Some argue that we can ‘wait and see’ before action is necessary. That is not a responsible position. The need for action is urgent for three reasons. The first reason is scientific. Because the oceans take time to warm, there is a lag in the response of climate to increasing greenhouse gases. Because of greenhouse gas emissions to date, a commitment to substantial change already exists, much of which will not be realized for 30 to 50 years.[10] Further emissions just add to that commitment. The second reason is economic. Energy infrastructure, for instance in power stations also lasts typically for 30 to 50 years. It is much more cost effective to begin now to phase in the required infrastructure changes rather than having to make them much more rapidly later. The third reason is political. Countries like China and India are industrializing rapidly. I heard a senior energy adviser to the Chinese government speak recently. He said that China by itself would not be making big moves to non-fossil fuel sources. When the developed nations of the west take action, they will take action – they will follow not lead. China is building new electricity generating capacity of about 1 GW power station per week. If we want to provide effective leadership we need to start now.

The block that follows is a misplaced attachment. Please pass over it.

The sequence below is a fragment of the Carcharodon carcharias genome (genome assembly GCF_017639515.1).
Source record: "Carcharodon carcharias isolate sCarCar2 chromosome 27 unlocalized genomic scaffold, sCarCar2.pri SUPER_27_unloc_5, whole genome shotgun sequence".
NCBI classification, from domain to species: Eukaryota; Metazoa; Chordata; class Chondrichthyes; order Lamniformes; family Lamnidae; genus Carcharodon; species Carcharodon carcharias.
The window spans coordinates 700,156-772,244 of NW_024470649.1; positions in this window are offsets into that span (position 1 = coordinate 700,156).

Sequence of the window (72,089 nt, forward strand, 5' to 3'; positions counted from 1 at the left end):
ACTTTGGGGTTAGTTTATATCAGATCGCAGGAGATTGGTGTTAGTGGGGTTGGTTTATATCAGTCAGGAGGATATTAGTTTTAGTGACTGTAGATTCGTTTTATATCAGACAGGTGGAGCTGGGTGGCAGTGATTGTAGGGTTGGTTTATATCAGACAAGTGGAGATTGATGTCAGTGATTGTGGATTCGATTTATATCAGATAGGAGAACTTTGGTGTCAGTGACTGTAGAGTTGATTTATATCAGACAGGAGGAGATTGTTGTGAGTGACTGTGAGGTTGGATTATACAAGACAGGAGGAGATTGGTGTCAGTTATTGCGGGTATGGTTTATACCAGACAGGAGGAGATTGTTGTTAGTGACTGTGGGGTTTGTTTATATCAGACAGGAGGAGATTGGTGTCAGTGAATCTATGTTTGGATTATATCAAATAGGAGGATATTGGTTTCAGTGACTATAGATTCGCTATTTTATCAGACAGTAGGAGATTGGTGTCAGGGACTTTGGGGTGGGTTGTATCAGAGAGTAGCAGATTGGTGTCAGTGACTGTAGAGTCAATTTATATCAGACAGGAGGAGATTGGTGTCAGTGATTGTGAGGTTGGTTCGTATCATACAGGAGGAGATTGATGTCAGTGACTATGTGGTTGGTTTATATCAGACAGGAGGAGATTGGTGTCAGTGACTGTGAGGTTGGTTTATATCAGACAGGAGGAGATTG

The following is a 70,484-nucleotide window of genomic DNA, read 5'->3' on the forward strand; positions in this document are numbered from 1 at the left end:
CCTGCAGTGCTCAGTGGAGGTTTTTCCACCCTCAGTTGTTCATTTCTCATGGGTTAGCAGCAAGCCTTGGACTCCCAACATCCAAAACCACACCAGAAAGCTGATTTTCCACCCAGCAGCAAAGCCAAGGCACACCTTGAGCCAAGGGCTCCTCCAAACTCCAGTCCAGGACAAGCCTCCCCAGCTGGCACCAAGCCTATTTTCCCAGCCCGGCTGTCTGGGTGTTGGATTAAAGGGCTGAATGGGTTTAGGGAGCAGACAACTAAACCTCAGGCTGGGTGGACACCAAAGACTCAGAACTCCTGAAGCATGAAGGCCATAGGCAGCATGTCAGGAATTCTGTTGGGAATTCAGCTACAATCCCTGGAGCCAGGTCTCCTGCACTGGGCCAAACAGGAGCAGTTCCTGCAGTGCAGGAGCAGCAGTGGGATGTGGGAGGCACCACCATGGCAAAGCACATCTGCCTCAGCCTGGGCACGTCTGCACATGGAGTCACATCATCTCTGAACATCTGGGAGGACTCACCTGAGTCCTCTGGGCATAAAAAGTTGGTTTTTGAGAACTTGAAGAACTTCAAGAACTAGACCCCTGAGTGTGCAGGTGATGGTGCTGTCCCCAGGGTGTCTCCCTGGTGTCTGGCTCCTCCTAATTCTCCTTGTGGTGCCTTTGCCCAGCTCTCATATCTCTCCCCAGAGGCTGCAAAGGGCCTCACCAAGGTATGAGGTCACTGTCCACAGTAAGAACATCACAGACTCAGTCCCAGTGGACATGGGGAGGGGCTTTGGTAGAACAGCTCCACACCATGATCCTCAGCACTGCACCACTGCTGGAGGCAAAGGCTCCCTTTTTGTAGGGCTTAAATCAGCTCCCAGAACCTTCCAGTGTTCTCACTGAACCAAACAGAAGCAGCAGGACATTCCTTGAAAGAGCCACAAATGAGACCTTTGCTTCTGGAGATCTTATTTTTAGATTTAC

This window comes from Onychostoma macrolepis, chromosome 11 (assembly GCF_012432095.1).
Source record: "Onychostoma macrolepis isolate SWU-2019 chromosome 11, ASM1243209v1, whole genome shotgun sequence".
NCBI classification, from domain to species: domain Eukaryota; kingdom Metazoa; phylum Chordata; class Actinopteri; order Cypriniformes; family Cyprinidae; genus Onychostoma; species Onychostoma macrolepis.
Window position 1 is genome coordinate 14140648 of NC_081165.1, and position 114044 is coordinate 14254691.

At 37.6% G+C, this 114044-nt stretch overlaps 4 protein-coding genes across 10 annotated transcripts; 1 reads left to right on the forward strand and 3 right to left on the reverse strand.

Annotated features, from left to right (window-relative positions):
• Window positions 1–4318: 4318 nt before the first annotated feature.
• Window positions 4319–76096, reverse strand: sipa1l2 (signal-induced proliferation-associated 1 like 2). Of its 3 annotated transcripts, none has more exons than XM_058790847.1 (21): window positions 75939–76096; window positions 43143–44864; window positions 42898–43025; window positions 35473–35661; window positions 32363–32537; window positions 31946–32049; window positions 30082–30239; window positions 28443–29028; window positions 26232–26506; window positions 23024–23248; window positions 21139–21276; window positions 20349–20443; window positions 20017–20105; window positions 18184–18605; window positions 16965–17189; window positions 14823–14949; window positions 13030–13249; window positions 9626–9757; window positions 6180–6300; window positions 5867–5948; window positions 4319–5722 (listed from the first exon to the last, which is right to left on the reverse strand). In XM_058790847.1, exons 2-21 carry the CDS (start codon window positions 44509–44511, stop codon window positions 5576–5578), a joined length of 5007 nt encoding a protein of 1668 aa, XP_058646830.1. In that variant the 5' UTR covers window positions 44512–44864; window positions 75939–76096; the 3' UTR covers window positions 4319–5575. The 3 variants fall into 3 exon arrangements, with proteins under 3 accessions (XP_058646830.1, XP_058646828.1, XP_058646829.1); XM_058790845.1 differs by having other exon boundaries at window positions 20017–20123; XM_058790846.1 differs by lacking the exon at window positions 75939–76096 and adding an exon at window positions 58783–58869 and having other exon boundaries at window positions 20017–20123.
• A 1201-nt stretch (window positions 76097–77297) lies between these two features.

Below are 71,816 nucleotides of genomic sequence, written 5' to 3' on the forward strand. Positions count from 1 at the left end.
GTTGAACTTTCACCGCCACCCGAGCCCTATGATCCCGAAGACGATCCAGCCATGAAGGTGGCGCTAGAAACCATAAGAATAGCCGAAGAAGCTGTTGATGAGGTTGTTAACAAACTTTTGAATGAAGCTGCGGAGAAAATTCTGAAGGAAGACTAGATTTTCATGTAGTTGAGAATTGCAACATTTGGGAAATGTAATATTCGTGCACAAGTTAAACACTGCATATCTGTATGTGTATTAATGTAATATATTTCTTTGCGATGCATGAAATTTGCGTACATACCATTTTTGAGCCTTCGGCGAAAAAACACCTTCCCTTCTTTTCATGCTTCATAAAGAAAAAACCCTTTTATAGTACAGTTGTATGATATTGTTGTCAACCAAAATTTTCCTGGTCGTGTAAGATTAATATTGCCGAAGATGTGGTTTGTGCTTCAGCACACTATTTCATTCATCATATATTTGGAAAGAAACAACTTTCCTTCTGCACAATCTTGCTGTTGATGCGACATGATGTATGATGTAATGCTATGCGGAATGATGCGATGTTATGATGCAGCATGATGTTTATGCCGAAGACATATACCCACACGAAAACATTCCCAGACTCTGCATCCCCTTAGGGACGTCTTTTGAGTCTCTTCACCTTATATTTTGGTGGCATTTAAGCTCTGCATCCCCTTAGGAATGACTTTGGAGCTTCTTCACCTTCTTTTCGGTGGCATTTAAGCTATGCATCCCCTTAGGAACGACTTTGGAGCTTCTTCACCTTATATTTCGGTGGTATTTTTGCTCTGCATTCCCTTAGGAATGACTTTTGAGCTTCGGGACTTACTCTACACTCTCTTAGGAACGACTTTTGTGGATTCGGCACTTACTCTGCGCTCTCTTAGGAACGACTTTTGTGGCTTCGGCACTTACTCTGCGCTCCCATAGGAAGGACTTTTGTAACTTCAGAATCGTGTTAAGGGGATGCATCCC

Creation Care – a Christian challenge
People often say to me that I am wasting my time talking about environmental sustainability. ‘The world’ they say ‘will never agree to take the necessary action’. I reply that I am optimistic for three reasons. First, I have experienced the commitment of the world scientific community (including scientists from many different nations, backgrounds and cultures) in painstakingly and honestly working together to understand the problems and assessing what needs to be done. Secondly, I believe the necessary technology is available for achieving satisfactory solutions. My third reason is that I believe we have a God-given task of being good stewards of creation.

Let me explain what Christian stewardship of creation means. In the early part of Genesis, we learn that humans, made in God’s image, are given the mandate to exercise stewardship/management care over the earth and its creatures (Gen 1 v26,28 & 2 v15). To expand on what this means, I quote from a document ‘A Biblical vision for creation care’ developed following a meeting of Christian leaders at Sandy Cove, Maryland, USA held in June 2004.[11]